‘Torchwood – Visiting Hours’ reviewed

❉ The first of a new run of single-disc Torchwood dramas reunites Nerys Hughes and Kai Owen.

“Kai Owen deftly reminds listeners that Rhys Williams has been one of the unsung heroes of Torchwood.”

Visiting Hours, the latest release from Big Finish Productions’ series of Torchwood audio dramas, is a prime example of the old saying that the grass is always greener on the other side of the fence. After two series of standalone single-disc releases, the larger-scale multi-part stories The Torchwood Archive and Outbreak were an appealing change of pace. The resumption of standalone releases is in turn welcome not just for the return to more intimate narratives but also for the character the first one focuses on.

Paired here with Nerys Hughes, reprising her TV role as his mother Brenda, Kai Owen deftly reminds listeners that Rhys Williams has been one of the unsung heroes of Torchwood. The notion of ordinary people displaying extraordinary character was central to Russell T. Davies’ reinvention of Doctor Who. Even if Torchwood veered into darker territory, that mindset was still there, especially when Davies took greater creative control with Children of Earth. With key cast members John Barrowman, Eve Myles and Gareth David Lloyd – not to mention Tom Price as PC Andy – all having had solo turns, Kai Owen’s moment in the sonic spotlight feels perhaps a bit overdue but is no less satisfying despite the wait.

It helps that the premise is perfectly suited to the character. Rhys having to protect his mother from mysterious happenings at the hospital where she’s convalescing is one of those deft mixes of the everyday and the fantastic that Torchwood (like Doctor Who) does so well. As a crossroads between life and death, a hospital is an ideal setting for life or death scenarios. That element combined with Rhys’ unwavering devotion to his family gives it undeniable gravity.

The key word for Visiting Hours is intimate – and not just because the dialogue references Last Tango In Paris. For all the incident and paranormal events throughout, the focus is still very much two people forced to fight for their lives. Neither of them is intrinsically comfortable with being in that position, and that’s what makes it the crucible that enables them to get to know each other better in the process. Though the two characters only appeared together once before, the actors create a thoroughly believable rapport, portraying all the shades of affection and frustration that characterize the bonds between parents and their adult children.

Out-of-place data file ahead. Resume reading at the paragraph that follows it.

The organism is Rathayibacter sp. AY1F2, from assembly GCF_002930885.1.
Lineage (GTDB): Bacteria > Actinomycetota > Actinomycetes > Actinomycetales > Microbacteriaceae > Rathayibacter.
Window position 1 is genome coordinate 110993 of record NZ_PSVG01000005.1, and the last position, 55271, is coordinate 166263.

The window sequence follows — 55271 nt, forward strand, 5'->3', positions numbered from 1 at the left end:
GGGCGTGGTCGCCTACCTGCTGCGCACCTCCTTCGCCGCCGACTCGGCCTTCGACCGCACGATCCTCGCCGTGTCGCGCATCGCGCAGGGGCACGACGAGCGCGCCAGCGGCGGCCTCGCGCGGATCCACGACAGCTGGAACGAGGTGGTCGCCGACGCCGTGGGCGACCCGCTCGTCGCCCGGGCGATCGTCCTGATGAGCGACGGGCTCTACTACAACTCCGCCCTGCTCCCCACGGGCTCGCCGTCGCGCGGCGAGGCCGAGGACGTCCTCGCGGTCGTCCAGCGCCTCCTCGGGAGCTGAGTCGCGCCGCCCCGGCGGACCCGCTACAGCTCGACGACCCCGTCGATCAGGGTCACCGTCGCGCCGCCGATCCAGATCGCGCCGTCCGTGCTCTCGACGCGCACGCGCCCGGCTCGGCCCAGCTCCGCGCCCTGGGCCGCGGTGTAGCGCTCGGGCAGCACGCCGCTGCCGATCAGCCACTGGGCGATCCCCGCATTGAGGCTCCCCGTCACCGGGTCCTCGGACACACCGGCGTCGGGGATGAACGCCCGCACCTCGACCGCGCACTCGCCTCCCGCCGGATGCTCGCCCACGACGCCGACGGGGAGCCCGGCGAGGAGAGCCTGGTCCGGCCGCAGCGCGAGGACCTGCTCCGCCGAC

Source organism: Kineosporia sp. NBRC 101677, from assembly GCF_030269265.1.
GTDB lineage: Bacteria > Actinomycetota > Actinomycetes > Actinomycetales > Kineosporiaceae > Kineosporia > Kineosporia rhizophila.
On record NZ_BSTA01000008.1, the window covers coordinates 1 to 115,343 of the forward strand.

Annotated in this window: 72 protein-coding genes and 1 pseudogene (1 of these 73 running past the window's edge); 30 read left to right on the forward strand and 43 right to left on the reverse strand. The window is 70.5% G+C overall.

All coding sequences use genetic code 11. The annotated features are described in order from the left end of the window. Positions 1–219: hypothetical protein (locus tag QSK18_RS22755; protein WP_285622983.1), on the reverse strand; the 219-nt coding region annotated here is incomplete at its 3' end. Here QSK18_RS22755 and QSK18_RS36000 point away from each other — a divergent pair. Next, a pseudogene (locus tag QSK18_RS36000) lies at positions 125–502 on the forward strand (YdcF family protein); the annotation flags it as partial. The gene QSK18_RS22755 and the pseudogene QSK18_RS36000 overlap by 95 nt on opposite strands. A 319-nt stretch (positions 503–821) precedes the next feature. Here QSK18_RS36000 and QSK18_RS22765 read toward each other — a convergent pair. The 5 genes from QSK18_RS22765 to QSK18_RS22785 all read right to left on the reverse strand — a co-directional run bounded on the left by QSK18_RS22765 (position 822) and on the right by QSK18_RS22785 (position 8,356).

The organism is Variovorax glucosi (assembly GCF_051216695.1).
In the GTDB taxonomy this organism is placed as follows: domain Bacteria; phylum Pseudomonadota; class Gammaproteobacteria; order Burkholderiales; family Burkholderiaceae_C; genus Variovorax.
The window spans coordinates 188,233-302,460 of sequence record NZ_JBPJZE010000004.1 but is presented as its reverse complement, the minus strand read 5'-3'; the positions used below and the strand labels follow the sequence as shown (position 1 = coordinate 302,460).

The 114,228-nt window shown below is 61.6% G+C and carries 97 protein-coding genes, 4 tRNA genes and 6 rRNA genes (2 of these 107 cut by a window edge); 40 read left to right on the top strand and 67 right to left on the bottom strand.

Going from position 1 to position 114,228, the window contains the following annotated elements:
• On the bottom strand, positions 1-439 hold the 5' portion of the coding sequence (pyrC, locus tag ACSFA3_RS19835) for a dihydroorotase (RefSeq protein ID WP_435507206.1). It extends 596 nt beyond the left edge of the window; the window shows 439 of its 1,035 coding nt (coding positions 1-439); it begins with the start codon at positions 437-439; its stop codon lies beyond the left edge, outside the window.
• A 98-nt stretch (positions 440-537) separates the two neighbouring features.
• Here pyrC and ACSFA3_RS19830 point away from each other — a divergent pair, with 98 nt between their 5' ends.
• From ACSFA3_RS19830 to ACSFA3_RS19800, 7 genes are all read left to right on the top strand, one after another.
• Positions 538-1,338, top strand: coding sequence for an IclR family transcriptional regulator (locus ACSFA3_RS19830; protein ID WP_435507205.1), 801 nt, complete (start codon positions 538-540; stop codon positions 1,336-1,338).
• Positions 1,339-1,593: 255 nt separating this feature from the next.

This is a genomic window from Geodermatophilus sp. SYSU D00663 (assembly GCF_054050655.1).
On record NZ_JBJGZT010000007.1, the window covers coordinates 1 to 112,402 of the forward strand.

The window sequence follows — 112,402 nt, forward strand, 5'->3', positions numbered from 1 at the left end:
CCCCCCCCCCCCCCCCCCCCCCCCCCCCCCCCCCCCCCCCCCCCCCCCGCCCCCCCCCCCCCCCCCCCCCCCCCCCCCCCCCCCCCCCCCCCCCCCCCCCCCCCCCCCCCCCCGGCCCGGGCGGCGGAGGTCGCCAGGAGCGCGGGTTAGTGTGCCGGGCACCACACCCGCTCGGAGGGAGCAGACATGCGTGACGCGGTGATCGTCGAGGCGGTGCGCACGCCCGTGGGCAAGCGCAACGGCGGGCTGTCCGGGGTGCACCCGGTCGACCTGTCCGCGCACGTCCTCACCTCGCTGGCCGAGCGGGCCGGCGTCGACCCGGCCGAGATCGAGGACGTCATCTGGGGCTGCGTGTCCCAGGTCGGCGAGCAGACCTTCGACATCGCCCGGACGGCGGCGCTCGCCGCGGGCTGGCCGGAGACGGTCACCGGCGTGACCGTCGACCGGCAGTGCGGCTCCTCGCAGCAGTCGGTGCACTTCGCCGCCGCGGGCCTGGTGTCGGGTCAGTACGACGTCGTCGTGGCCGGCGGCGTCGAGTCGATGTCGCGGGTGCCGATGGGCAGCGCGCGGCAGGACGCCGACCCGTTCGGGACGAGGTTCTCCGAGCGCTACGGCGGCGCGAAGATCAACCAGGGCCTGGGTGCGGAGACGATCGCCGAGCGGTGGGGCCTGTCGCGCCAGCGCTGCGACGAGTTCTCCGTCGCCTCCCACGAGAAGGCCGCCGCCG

“Torchwood is seeing a terrific burst of creativity in its time off television, especially in the past couple years. It isn’t the only science-fiction oriented series that endeavours to make their spin-off work worthy companions to the “mothership”, but it’s certainly among the most committed to it.”

Where the production excels beyond the performances is its use of sound to create tension. While the plot could generally have worked on-screen, it’s unlikely that it would have conveyed the same psychological impact in a visual presentation that it does when articulated solely through sound. Noises that would typically be part of the background can take on an ominous quality when you know the characters are desperate not to be found. In addition, the shifts in sonic perspective between Rhys and Brenda and those hunting them are particularly effective at drawing the listener into the environment and building suspense in the process.

Torchwood is seeing a terrific burst of creativity in its time off television, especially in the past couple years. It isn’t the only science-fiction oriented series that endeavours to make their spin-off work worthy companions to the “mothership”, but it’s certainly among the most committed to it. This new run of Torchwood audio dramas starts as Station Zero, a new comic series written by John Barrowman and his sister Carole, is already continuing the team’s story in its own way. It remains to be seen if that story will ever be continued on TV, but as was the case with Doctor Who after its “wilderness years”, the bar will be set very high creatively if it does.


❉ ‘Torchwood – Visiting Hours’ by David Llewellyn is released on 14 March 2017. It will be exclusively available to buy from the BF website until April 30th 2017, and on general sale after this date.

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